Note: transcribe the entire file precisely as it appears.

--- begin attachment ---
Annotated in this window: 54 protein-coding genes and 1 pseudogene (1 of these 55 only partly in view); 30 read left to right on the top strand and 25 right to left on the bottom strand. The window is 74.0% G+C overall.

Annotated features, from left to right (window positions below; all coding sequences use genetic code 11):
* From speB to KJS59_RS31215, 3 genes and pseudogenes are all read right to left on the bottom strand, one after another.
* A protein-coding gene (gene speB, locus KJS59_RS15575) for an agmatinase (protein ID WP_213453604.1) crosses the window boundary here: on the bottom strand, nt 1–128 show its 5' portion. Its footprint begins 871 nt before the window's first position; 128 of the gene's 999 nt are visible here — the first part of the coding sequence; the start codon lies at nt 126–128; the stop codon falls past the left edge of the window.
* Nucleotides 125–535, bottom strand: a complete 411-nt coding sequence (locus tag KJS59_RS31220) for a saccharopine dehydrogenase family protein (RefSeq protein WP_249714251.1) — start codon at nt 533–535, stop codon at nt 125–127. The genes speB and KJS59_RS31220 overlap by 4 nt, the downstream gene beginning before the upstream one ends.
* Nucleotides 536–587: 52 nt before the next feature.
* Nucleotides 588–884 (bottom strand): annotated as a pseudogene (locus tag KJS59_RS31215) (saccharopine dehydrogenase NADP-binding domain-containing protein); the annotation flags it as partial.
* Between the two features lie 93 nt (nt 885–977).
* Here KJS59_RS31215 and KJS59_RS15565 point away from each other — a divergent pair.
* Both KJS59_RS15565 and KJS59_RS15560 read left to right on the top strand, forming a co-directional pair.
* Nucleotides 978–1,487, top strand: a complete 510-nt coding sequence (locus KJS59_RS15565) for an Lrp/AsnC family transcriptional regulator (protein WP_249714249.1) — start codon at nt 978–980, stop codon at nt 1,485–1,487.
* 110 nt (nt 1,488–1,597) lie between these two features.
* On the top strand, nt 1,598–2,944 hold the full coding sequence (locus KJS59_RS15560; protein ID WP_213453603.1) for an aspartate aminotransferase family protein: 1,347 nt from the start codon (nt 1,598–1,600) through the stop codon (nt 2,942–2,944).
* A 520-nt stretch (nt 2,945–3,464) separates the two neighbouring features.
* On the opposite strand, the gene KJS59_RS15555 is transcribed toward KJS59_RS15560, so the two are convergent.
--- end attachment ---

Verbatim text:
Annotated in this window: 54 protein-coding genes and 1 pseudogene (1 of these 55 only partly in view); 30 read left to right on the top strand and 25 right to left on the bottom strand. The window is 74.0% G+C overall.

Annotated features, from left to right (window positions below; all coding sequences use genetic code 11):
* From speB to KJS59_RS31215, 3 genes and pseudogenes are all read right to left on the bottom strand, one after another.
* A protein-coding gene (gene speB, locus KJS59_RS15575) for an agmatinase (protein ID WP_213453604.1) crosses the window boundary here: on the bottom strand, nt 1–128 show its 5' portion. Its footprint begins 871 nt before the window's first position; 128 of the gene's 999 nt are visible here — the first part of the coding sequence; the start codon lies at nt 126–128; the stop codon falls past the left edge of the window.
* Nucleotides 125–535, bottom strand: a complete 411-nt coding sequence (locus tag KJS59_RS31220) for a saccharopine dehydrogenase family protein (RefSeq protein WP_249714251.1) — start codon at nt 533–535, stop codon at nt 125–127. The genes speB and KJS59_RS31220 overlap by 4 nt, the downstream gene beginning before the upstream one ends.
* Nucleotides 536–587: 52 nt before the next feature.
* Nucleotides 588–884 (bottom strand): annotated as a pseudogene (locus tag KJS59_RS31215) (saccharopine dehydrogenase NADP-binding domain-containing protein); the annotation flags it as partial.
* Between the two features lie 93 nt (nt 885–977).
* Here KJS59_RS31215 and KJS59_RS15565 point away from each other — a divergent pair.
* Both KJS59_RS15565 and KJS59_RS15560 read left to right on the top strand, forming a co-directional pair.
* Nucleotides 978–1,487, top strand: a complete 510-nt coding sequence (locus KJS59_RS15565) for an Lrp/AsnC family transcriptional regulator (protein WP_249714249.1) — start codon at nt 978–980, stop codon at nt 1,485–1,487.
* 110 nt (nt 1,488–1,597) lie between these two features.
* On the top strand, nt 1,598–2,944 hold the full coding sequence (locus KJS59_RS15560; protein ID WP_213453603.1) for an aspartate aminotransferase family protein: 1,347 nt from the start codon (nt 1,598–1,600) through the stop codon (nt 2,942–2,944).
* A 520-nt stretch (nt 2,945–3,464) separates the two neighbouring features.
* On the opposite strand, the gene KJS59_RS15555 is transcribed toward KJS59_RS15560, so the two are convergent.